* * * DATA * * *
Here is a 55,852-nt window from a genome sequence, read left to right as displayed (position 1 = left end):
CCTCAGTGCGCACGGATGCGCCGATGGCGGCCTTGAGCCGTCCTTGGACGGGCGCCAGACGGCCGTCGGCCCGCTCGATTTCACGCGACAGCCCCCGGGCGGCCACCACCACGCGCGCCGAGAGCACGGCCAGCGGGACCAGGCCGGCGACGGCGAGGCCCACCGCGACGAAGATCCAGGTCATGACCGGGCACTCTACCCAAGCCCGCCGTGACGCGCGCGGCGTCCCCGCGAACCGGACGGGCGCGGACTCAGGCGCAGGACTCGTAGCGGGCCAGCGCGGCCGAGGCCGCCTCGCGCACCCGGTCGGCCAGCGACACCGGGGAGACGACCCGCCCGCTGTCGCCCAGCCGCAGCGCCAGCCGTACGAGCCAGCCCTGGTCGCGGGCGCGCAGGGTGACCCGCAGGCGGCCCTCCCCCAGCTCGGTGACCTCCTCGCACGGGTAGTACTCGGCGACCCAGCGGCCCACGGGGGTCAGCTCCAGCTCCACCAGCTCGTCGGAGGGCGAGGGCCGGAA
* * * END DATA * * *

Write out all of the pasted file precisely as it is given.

Here is a 55,852-nt window from a genome sequence, read left to right as displayed (position 1 = left end):
CCTCAGTGCGCACGGATGCGCCGATGGCGGCCTTGAGCCGTCCTTGGACGGGCGCCAGACGGCCGTCGGCCCGCTCGATTTCACGCGACAGCCCCCGGGCGGCCACCACCACGCGCGCCGAGAGCACGGCCAGCGGGACCAGGCCGGCGACGGCGAGGCCCACCGCGACGAAGATCCAGGTCATGACCGGGCACTCTACCCAAGCCCGCCGTGACGCGCGCGGCGTCCCCGCGAACCGGACGGGCGCGGACTCAGGCGCAGGACTCGTAGCGGGCCAGCGCGGCCGAGGCCGCCTCGCGCACCCGGTCGGCCAGCGACACCGGGGAGACGACCCGCCCGCTGTCGCCCAGCCGCAGCGCCAGCCGTACGAGCCAGCCCTGGTCGCGGGCGCGCAGGGTGACCCGCAGGCGGCCCTCCCCCAGCTCGGTGACCTCCTCGCACGGGTAGTACTCGGCGACCCAGCGGCCCACGGGGGTCAGCTCCAGCTCCACCAGCTCGTCGGAGGGCGAGGGCCGGAA